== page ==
an elderly woman in a stylish black jacket sits flanked by a vase of white orchids and japanese artwork
Adele Corvin (Photo/Norm Levin)

Adele Corvin reflects on a lifetime of community service

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This is the first in a series of profiles of Jewish men and women who build and sustain our Jewish community, supported by a generous donation from Carol and Norman Traeger.

“Life is different. The whole world has changed,” says Adele Corvin. “It is moving faster.”

The nonprofit world has changed as well. “But it’s still going to be needed for what it provides,” she says.

Corvin would know. The lifelong San Franciscan has helped guide nonprofits for more than six decades, and although she insists she is slowing down at age 96, she remains filled with energy and compassion, and still surpasses most others when it comes to volunteering. Just lining up this interview was a challenge, as her calendar is so full.

Among highlights of her service record:

She was instrumental in founding the San Francisco Adult Day Health Network nearly 30 years ago, bringing together seven agencies that “worked together [on] fundraising and developing brand new services for elders,” she says. “I had the good fortune of chairing it and getting funding for it and watching it develop.”

She adds humbly, “I was able to get all the foundations to work together,” then adds with a laugh: “I didn’t know what I was doing.”

She served as president of the S.F.-based Jewish Community Federation, and has helped guide the Jewish Home of San Francisco, the Diller Teen Foundation, the Jewish Community Relations Council and the JCCSF. She also was president of the Bay Area chapters of United Way and the Red Cross.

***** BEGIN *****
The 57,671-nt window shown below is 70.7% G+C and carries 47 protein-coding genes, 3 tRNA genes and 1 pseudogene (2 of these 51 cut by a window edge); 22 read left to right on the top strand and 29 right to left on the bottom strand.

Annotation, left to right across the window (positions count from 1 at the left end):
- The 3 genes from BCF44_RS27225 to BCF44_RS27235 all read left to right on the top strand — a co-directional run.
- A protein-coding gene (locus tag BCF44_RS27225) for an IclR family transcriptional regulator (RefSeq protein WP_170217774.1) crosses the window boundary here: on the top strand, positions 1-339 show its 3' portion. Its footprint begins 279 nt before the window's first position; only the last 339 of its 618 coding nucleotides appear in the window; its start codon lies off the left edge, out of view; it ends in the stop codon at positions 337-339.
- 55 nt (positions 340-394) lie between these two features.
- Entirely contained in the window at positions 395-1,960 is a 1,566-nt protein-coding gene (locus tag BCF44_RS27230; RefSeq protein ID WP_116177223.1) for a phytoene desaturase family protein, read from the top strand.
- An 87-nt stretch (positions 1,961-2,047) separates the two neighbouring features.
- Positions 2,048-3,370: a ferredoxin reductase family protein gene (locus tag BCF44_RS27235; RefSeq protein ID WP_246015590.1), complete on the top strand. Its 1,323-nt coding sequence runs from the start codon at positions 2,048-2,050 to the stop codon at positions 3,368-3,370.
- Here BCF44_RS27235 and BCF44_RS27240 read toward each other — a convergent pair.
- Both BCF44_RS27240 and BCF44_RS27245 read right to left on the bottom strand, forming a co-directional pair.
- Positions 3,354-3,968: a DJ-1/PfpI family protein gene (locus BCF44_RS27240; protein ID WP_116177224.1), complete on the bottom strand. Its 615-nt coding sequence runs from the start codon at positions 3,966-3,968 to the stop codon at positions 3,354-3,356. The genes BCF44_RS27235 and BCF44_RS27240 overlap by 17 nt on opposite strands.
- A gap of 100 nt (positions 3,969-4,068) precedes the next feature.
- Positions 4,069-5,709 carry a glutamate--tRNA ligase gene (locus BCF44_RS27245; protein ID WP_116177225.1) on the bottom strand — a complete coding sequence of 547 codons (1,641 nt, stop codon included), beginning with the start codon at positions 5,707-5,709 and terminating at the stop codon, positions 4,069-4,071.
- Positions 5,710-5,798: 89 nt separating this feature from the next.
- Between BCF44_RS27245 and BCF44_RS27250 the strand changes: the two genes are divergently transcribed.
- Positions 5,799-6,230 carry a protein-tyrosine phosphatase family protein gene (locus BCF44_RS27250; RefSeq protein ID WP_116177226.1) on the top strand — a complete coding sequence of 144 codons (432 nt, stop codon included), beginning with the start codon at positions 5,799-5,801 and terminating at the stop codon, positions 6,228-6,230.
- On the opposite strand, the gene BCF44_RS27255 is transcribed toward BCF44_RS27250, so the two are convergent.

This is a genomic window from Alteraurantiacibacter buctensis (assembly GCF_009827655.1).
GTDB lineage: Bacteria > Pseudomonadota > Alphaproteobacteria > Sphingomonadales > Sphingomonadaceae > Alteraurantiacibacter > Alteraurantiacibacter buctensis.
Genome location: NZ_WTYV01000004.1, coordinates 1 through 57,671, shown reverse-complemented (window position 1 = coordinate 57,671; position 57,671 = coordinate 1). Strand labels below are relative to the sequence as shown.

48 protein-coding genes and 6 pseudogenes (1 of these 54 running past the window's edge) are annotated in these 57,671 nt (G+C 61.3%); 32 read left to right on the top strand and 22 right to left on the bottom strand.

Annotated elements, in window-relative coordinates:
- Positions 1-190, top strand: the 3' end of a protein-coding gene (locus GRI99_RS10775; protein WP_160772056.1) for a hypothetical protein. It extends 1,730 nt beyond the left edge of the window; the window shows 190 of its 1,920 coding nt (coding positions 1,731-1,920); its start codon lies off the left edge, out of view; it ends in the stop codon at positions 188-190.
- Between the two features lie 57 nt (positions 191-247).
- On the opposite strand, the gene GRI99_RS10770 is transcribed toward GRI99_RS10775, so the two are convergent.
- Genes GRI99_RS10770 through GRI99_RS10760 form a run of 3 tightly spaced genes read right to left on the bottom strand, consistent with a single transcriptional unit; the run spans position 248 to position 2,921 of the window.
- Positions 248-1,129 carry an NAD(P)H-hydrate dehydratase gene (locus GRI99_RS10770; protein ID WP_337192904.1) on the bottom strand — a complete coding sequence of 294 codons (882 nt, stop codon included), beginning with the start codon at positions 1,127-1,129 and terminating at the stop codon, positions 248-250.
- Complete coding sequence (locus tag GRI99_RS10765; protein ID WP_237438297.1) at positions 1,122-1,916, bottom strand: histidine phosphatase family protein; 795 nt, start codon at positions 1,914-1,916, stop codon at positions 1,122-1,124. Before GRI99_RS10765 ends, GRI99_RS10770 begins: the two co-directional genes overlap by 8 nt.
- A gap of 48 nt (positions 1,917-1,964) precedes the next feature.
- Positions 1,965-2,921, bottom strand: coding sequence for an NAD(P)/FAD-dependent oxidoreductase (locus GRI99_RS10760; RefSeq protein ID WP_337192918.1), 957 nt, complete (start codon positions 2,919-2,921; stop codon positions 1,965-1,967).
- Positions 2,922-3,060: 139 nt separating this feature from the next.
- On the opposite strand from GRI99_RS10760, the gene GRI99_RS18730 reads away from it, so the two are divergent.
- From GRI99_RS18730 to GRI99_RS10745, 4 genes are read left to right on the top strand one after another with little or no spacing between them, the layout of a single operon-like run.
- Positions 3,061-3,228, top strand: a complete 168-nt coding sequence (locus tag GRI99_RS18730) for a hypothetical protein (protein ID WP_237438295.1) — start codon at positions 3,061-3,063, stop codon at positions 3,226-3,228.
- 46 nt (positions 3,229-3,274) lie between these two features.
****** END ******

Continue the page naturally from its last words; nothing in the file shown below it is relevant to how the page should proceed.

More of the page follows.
“Adele is a quintessential San Francisco Jewish leader,” says Sam Salkin, the Federation CEO when Corvin chaired the board in the early 2000s. “She was a leader both in the Jewish community and the community at large.”

And her strength? “She’s a consensus builder,” says Salkin, now executive director of Sinai Memorial Chapel. “She has a diversity of go-to people whose pulse she checks, and at the same time she doesn’t allow consensus to slow down what they want to do.”

She was named a lifetime director by the S.F.-based Institute on Aging, and the 1943 UC Berkeley graduate has received a number of prestigious awards, including an honorary doctorate from San Francisco State University in 2013 for her community service and philanthropy.

But as she sits in the living room of her stately Nob Hill residence — where she has set a plate of cheese, crackers and homemade cookies on a table for a reporter — the trim, impeccably dressed activist doesn’t want to talk about herself. She’d rather reflect on the nonprofit world past and present, and the city’s current needs.

Corvin began volunteering when her three children were little, joining her first board when her youngest (now 65) was just 2 months old.

“If I wasn’t going to work” — and most wives back then were expected not to, she explains — “I thought I’d better find something to do.” She found volunteering educational, socially engaging and fun.

Also, “I think it’s very important for the Jewish community to be part of the total community.”